Lincoln Fine Wines sommelier Sarah Gordon on how to ask the right questions at a wine store

By Richard Foss (richard@richardfoss.com)

Sommelier Sarah Gordon says people drink reds too warm, whites too cold and everything too fast
Photo by Maria Martin

Ordering wine to complement your meal is intimidating for some people, despite the fact that wine lists often include descriptions and are usually organized from lightest bodied to fullest.
Consider how much more challenging it is when you stroll into a grocery or liquor store looking for something to serve with a dinner you’re making at home. Nothing is organized in any way you’re likely to comprehend. And instead of a few choices, you are confronted with hundreds or even thousands. At a grocery store there may be nobody who has tasted anything in stock, and at a wine store the salespeople may ask questions for which you have no ready answer. What is someone who wants to select the perfect wine to do?

 

Sarah Gordon, the wine buyer at Lincoln Fine Wines, has thought about how to communicate with customers who don’t know the technical language of wine. She grew up in New York near a wine shop that held tastings and seminars, and the exploration of flavors there inspired her to learn more.
Gordon became a certified sommelier and worked in a combination wine shop and restaurant before moving to her present job. I conducted our interview in the cooled and humidity-controlled room at
the back of the shop where the most precious and fragile bottles are stored.

If I come in and tell you I’m having a barbecue and want you to suggest a wine, what do you ask me?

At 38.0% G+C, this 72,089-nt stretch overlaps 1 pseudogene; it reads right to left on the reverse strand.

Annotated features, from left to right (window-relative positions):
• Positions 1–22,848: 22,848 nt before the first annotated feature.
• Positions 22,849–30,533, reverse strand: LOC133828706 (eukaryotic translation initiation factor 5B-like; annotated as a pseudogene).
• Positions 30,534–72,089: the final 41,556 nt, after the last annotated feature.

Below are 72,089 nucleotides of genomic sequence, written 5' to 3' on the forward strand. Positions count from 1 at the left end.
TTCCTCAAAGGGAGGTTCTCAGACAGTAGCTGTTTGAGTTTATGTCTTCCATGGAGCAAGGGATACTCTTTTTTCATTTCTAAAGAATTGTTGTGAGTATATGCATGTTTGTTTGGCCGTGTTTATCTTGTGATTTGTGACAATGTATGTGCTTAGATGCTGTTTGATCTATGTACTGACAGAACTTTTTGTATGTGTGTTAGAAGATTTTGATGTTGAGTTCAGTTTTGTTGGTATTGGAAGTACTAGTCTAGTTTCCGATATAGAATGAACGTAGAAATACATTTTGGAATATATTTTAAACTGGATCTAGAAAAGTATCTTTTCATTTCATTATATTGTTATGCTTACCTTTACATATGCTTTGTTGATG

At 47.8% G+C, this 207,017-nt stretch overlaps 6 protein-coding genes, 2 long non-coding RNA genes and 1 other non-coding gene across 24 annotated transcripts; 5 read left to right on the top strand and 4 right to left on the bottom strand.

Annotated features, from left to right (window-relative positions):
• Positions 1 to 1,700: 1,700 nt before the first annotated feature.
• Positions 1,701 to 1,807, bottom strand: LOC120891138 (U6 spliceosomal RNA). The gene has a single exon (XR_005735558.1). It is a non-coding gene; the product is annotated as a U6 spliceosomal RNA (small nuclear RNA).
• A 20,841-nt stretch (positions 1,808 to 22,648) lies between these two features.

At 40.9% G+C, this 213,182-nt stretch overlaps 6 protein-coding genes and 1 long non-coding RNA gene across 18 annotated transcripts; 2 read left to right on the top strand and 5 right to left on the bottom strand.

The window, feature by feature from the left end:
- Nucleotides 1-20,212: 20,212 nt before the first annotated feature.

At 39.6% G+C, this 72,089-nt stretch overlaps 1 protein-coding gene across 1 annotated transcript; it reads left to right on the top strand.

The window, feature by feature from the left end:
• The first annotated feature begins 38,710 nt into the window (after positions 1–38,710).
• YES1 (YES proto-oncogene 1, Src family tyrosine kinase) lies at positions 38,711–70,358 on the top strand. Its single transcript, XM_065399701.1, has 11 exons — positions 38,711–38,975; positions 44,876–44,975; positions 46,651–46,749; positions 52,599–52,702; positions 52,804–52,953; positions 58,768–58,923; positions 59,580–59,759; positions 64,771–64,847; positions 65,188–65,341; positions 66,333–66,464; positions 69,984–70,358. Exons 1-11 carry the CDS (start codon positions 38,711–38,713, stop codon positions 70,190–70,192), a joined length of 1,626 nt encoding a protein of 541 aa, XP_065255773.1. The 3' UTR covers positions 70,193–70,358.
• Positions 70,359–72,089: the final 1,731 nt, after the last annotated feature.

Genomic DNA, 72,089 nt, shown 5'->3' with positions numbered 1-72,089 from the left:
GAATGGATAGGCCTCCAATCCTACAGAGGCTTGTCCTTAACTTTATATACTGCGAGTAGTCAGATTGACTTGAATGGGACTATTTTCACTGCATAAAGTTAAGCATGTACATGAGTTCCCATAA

I start out asking what kind of wines you prefer to drink, and I break it down into Old World or New World, Californian or earthier wines from Europe and elsewhere. Then I break it down further based on what the food pairing is. You mentioned barbecue, so if you like California wines I might go with a Zinfandel — something peppery and juicy that will hold up with barbecued meat. If you like Old World, I’d suggest a Primitivo or Aglianico. It’s called mirroring, where you match the profile and flavor of the food and wine. There are other pairings that are more about the contrast. … When you have a savory dish with a lot of spice, then a Riesling with some acid and residual sugar will pair very nicely.

Do some people always prefer mirroring and some always prefer contrasting?
That’s hard to say. Even if someone does have a consistent preference, it’s worth considering that their guests might prefer the opposite. If you have enough people at the table that you’re planning on opening more than one bottle with a course, you might get a bottle of each and have glasses available for both. You and your guests will all get something you like, and you’ll learn more about your own tastes and theirs too.

Do you try to steer people toward unusual but successful pairings?